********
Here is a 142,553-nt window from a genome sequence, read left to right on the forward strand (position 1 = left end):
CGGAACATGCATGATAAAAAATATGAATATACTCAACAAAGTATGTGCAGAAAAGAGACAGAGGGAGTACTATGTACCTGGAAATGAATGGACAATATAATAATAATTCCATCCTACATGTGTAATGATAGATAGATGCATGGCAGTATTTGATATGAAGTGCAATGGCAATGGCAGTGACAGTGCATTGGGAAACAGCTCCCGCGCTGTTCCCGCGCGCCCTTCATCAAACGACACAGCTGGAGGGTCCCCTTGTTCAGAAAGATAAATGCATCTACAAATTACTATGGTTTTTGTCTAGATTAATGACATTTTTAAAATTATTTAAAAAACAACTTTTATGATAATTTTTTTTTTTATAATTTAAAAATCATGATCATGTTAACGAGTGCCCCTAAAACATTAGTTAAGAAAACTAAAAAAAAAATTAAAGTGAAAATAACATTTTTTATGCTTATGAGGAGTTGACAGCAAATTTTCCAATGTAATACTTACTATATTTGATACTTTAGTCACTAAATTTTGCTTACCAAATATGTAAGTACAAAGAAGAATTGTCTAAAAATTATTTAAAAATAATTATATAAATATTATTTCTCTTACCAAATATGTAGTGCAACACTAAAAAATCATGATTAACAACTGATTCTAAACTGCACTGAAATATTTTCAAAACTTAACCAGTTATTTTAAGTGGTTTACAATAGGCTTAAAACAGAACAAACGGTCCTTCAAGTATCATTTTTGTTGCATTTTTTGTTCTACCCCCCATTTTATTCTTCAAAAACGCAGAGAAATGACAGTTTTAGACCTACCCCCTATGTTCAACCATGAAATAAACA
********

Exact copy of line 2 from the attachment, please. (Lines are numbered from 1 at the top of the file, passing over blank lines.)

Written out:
CGGAACATGCATGATAAAAAATATGAATATACTCAACAAAGTATGTGCAGAAAAGAGACAGAGGGAGTACTATGTACCTGGAAATGAATGGACAATATAATAATAATTCCATCCTACATGTGTAATGATAGATAGATGCATGGCAGTATTTGATATGAAGTGCAATGGCAATGGCAGTGACAGTGCATTGGGAAACAGCTCCCGCGCTGTTCCCGCGCGCCCTTCATCAAACGACACAGCTGGAGGGTCCCCTTGTTCAGAAAGATAAATGCATCTACAAATTACTATGGTTTTTGTCTAGATTAATGACATTTTTAAAATTATTTAAAAAACAACTTTTATGATAATTTTTTTTTTTATAATTTAAAAATCATGATCATGTTAACGAGTGCCCCTAAAACATTAGTTAAGAAAACTAAAAAAAAAATTAAAGTGAAAATAACATTTTTTATGCTTATGAGGAGTTGACAGCAAATTTTCCAATGTAATACTTACTATATTTGATACTTTAGTCACTAAATTTTGCTTACCAAATATGTAAGTACAAAGAAGAATTGTCTAAAAATTATTTAAAAATAATTATATAAATATTATTTCTCTTACCAAATATGTAGTGCAACACTAAAAAATCATGATTAACAACTGATTCTAAACTGCACTGAAATATTTTCAAAACTTAACCAGTTATTTTAAGTGGTTTACAATAGGCTTAAAACAGAACAAACGGTCCTTCAAGTATCATTTTTGTTGCATTTTTTGTTCTACCCCCCATTTTATTCTTCAAAAACGCAGAGAAATGACAGTTTTAGACCTACCCCCTATGTTCAACCATGAAATAAACA